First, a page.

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HVAC Professionals Recommend Safety Inspection and Tune Up

As cool fall weather brings welcome relief to North Texans still shaking off the effects of the heat wave of 2006, a heating and air conditioning expert advises homeowners that now is the time to have their HVAC systems inspected for excessive wear and damage caused by constant summer use.

Homeowners should think of their central air conditioning and heating as a single system, not separate ones, says Bill Stevens, president of Berkey’s Plumbing, Heating and Air Conditioning. “There are many common parts used for both heating and cooling,” Stevens said. “Foremost is the blower, which runs year around. The summer heat is behind us and winter hasn’t arrived yet, which makes this the best time to safety check your heating system and fine tune it for optimum performance.”

Stevens says this also is a good time to consider the overall air quality in the home, including temperature, air filtration and humidity. Temperature and filtration are part of all central systems, but not all homes have adequate humidity controls. Air conditioners remove humidity to help cool the house in summer, but humidity is needed and desirable for heating homes in winter.

“When your heater runs in cool weather the humidity in your home can go as low as two percent, which makes Death Valley seem topical,” Stevens said. “Humidifiers can reduce the cost of heating a home in fall and winter and make you more comfortable because the humidity holds in the heat. Also you won’t be always waking up with a dry throat or hands.”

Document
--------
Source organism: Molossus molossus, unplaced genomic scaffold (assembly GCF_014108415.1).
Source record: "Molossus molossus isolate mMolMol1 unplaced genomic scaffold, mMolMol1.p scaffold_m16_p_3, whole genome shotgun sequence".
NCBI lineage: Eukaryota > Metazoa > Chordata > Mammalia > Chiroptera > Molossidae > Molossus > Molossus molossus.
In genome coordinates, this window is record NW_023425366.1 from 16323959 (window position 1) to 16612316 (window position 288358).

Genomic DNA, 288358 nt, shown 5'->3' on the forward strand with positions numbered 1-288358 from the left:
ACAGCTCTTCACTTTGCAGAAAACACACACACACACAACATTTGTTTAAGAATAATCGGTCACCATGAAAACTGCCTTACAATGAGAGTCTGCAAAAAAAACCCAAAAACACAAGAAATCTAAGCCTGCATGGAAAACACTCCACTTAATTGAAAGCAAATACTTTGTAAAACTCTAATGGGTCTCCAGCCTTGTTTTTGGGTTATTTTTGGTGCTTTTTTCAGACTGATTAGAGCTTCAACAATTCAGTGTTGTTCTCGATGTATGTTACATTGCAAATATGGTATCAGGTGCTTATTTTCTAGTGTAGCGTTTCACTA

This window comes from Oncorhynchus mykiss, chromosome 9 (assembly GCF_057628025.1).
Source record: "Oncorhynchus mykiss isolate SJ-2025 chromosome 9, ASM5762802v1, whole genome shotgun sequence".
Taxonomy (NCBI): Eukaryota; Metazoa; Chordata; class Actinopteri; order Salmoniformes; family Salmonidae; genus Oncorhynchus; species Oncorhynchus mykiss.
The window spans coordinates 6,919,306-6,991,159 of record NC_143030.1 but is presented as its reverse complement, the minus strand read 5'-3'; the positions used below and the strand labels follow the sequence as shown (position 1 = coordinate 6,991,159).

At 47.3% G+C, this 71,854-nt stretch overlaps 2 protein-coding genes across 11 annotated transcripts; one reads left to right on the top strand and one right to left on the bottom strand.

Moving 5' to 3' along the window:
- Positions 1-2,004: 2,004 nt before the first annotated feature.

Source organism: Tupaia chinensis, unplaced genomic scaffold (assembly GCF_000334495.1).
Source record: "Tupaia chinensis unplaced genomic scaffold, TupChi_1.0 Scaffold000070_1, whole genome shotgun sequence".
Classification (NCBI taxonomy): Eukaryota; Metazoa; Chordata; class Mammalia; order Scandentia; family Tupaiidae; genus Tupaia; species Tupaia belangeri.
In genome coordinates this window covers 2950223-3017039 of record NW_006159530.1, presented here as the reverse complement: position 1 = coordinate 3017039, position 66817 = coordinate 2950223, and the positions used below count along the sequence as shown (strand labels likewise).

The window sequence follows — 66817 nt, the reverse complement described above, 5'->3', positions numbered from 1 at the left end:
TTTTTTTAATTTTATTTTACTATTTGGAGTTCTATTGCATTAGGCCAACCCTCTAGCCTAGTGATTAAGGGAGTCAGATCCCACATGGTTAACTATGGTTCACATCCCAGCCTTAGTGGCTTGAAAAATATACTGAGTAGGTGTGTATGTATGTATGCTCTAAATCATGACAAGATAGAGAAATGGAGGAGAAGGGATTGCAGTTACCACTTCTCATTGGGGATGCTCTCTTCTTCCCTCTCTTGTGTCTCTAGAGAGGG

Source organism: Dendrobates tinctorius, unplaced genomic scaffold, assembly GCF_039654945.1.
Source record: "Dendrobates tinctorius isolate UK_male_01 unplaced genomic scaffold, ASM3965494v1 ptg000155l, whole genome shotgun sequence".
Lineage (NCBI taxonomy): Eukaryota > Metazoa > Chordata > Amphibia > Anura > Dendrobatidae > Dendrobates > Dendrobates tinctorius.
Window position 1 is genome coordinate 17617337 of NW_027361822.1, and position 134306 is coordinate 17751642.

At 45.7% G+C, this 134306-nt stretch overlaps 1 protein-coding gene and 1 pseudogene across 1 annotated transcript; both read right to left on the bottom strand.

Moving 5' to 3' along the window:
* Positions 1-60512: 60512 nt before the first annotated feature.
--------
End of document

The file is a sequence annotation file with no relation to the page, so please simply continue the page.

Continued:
Comfort is one reason to maintain HVAC systems properly; safety is another. Loose electrical connections can cause serious problems; carbon monoxide leaks can cause illness or even be fatal. Heating and air conditioning experts advise annual fall and spring inspections of home HVAC systems to facilitate good air quality and keep all components operating safely and efficiently. Fall inspections should include these actions:

  • Adjust blower
  • Monitor furnace cycle
  • Check and test safety controls
  • Adjust gas pressure
  • Clean heat exchangers and burners
  • Check for cracked heat exchanger
  • Monitor flue draft for safe operation
  • Adjust heat anticipator settings
  • Check and adjust pilot operation
  • Adjust air flow for proper temperature use
  • Lubricate moving parts
  • Check and tighten all electrical connections
  • Monitor voltage and amperage draw on all motors
  • Clean and adjust thermostat

Most HVAC companies offer seasonal inspection and tune up packages that not only ensure safe, efficient operation, but also provide discounted prices on parts and labor when repairs are required.

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